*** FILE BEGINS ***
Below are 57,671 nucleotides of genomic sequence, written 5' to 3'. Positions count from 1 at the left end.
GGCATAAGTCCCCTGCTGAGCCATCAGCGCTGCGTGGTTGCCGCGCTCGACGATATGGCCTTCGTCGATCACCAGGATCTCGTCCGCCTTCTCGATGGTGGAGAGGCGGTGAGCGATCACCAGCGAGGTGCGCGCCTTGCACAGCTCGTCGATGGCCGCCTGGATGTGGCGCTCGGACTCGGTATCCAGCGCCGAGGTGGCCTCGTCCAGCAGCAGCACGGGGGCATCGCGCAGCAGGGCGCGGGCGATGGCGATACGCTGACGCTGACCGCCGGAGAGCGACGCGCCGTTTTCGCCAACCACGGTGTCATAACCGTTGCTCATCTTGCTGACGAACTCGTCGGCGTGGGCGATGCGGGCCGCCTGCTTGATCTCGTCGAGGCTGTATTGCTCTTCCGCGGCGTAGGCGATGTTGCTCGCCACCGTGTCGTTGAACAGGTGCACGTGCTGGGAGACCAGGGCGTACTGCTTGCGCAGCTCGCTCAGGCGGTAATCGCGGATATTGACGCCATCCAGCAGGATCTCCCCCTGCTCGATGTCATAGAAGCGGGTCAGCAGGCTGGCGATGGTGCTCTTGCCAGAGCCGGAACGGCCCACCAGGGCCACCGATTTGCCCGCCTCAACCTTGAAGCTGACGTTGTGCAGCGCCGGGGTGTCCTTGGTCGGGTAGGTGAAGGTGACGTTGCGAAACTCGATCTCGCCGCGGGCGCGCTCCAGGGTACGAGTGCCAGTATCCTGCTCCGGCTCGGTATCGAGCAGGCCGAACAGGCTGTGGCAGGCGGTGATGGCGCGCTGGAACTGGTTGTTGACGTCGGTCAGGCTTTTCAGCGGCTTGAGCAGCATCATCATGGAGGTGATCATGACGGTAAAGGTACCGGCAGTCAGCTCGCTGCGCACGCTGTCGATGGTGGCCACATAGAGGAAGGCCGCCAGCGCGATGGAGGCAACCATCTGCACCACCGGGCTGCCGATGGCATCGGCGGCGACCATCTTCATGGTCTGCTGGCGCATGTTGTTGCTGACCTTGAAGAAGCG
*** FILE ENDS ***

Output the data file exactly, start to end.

Below are 57,671 nucleotides of genomic sequence, written 5' to 3'. Positions count from 1 at the left end.
GGCATAAGTCCCCTGCTGAGCCATCAGCGCTGCGTGGTTGCCGCGCTCGACGATATGGCCTTCGTCGATCACCAGGATCTCGTCCGCCTTCTCGATGGTGGAGAGGCGGTGAGCGATCACCAGCGAGGTGCGCGCCTTGCACAGCTCGTCGATGGCCGCCTGGATGTGGCGCTCGGACTCGGTATCCAGCGCCGAGGTGGCCTCGTCCAGCAGCAGCACGGGGGCATCGCGCAGCAGGGCGCGGGCGATGGCGATACGCTGACGCTGACCGCCGGAGAGCGACGCGCCGTTTTCGCCAACCACGGTGTCATAACCGTTGCTCATCTTGCTGACGAACTCGTCGGCGTGGGCGATGCGGGCCGCCTGCTTGATCTCGTCGAGGCTGTATTGCTCTTCCGCGGCGTAGGCGATGTTGCTCGCCACCGTGTCGTTGAACAGGTGCACGTGCTGGGAGACCAGGGCGTACTGCTTGCGCAGCTCGCTCAGGCGGTAATCGCGGATATTGACGCCATCCAGCAGGATCTCCCCCTGCTCGATGTCATAGAAGCGGGTCAGCAGGCTGGCGATGGTGCTCTTGCCAGAGCCGGAACGGCCCACCAGGGCCACCGATTTGCCCGCCTCAACCTTGAAGCTGACGTTGTGCAGCGCCGGGGTGTCCTTGGTCGGGTAGGTGAAGGTGACGTTGCGAAACTCGATCTCGCCGCGGGCGCGCTCCAGGGTACGAGTGCCAGTATCCTGCTCCGGCTCGGTATCGAGCAGGCCGAACAGGCTGTGGCAGGCGGTGATGGCGCGCTGGAACTGGTTGTTGACGTCGGTCAGGCTTTTCAGCGGCTTGAGCAGCATCATCATGGAGGTGATCATGACGGTAAAGGTACCGGCAGTCAGCTCGCTGCGCACGCTGTCGATGGTGGCCACATAGAGGAAGGCCGCCAGCGCGATGGAGGCAACCATCTGCACCACCGGGCTGCCGATGGCATCGGCGGCGACCATCTTCATGGTCTGCTGGCGCATGTTGTTGCTGACCTTGAAGAAGCG